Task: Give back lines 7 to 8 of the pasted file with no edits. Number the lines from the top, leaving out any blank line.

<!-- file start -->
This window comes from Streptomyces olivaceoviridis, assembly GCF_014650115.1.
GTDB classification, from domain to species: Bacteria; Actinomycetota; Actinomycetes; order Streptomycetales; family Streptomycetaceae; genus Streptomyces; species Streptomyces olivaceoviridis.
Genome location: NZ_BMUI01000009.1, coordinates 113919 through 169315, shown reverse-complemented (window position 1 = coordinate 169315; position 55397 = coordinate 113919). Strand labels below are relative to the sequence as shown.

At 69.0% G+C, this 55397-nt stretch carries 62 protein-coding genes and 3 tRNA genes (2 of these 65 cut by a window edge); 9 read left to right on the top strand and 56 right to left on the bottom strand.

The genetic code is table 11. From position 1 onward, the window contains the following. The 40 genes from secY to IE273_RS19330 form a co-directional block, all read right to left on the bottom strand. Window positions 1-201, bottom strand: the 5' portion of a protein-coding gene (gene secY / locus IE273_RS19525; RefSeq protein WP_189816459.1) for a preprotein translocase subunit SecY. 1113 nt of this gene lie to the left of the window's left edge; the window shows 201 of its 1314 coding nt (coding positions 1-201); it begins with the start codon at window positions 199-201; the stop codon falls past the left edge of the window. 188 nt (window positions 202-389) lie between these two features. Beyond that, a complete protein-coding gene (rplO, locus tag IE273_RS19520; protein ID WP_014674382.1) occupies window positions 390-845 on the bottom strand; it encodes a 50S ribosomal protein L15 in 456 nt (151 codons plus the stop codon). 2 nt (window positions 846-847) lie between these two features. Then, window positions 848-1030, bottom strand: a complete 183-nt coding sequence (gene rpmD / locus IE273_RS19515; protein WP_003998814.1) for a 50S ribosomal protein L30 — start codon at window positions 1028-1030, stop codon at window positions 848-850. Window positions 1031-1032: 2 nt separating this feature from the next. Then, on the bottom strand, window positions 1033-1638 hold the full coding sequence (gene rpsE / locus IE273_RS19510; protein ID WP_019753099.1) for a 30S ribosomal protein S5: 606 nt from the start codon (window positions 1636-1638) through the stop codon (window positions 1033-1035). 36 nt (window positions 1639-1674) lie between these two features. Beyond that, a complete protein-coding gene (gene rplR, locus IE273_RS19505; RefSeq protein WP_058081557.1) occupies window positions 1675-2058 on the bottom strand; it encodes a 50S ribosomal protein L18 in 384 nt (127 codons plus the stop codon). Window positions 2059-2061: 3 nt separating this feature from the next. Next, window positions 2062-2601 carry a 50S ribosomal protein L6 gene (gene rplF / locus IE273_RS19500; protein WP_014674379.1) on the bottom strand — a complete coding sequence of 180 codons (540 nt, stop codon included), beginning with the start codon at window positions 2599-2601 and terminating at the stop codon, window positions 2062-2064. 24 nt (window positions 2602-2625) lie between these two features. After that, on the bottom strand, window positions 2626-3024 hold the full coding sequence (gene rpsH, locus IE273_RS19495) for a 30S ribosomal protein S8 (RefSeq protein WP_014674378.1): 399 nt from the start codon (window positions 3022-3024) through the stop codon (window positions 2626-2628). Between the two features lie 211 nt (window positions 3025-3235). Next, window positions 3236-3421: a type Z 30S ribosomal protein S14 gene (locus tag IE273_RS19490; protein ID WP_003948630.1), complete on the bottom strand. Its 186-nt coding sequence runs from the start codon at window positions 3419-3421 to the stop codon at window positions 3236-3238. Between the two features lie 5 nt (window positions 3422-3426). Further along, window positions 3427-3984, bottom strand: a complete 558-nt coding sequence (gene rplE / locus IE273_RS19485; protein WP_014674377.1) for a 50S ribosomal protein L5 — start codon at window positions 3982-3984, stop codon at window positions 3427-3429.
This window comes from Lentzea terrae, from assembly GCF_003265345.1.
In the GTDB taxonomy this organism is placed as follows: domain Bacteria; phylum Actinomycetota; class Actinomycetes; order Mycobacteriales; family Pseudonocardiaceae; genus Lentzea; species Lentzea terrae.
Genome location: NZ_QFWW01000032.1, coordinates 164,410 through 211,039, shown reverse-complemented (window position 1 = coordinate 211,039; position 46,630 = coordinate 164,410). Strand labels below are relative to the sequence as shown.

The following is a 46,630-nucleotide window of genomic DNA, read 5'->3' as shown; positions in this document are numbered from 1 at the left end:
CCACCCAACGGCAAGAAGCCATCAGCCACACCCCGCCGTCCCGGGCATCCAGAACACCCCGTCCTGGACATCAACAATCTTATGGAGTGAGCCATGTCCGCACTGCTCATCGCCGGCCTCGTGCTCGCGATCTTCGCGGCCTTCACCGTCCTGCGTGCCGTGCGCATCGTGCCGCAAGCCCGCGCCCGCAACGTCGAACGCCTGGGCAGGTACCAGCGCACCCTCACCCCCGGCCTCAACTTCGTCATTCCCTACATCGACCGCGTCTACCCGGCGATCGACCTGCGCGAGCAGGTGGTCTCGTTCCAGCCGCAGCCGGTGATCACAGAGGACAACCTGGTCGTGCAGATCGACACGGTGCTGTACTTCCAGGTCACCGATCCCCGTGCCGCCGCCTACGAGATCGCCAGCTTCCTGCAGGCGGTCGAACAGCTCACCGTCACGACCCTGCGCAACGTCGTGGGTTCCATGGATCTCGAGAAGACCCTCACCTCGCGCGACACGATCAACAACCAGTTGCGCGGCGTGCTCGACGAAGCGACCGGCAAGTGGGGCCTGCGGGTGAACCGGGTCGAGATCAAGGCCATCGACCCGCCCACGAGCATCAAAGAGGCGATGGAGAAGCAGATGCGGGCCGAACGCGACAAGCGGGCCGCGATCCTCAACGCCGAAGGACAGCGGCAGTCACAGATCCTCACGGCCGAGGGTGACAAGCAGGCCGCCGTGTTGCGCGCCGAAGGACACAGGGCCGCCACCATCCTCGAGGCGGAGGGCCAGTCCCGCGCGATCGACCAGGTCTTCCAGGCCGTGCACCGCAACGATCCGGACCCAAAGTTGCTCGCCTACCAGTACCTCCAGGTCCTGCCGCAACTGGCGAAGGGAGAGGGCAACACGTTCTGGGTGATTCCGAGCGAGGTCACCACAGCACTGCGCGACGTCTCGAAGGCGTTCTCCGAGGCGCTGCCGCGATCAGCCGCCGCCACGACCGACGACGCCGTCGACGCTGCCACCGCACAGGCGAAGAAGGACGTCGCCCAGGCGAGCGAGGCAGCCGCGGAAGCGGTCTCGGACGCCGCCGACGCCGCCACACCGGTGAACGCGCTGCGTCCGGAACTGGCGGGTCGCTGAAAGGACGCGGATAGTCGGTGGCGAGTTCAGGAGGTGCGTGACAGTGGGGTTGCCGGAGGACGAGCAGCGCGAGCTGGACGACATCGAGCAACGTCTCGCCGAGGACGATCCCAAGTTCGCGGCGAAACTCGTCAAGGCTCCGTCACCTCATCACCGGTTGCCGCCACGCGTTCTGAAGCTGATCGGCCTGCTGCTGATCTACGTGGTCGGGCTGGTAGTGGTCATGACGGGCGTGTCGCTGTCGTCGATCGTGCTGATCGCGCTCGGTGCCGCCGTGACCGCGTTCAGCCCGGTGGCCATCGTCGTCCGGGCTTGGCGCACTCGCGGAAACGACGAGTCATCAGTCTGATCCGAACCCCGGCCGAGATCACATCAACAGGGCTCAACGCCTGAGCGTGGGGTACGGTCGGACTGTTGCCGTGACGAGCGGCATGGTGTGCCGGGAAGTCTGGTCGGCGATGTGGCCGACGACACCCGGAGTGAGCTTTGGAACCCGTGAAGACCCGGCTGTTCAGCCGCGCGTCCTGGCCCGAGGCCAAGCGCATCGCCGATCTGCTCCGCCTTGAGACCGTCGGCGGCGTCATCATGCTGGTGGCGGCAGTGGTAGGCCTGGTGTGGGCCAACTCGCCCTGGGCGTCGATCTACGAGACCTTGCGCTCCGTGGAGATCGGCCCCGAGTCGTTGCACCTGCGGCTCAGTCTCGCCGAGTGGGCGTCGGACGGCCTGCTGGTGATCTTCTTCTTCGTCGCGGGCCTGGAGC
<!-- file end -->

In the GTDB taxonomy this organism is placed as follows: domain Bacteria; phylum Actinomycetota; class Actinomycetes; order Mycobacteriales; family Pseudonocardiaceae; genus Lentzea; species Lentzea terrae.
Genome location: NZ_QFWW01000032.1, coordinates 164,410 through 211,039, shown reverse-complemented (window position 1 = coordinate 211,039; position 46,630 = coordinate 164,410). Strand labels below are relative to the sequence as shown.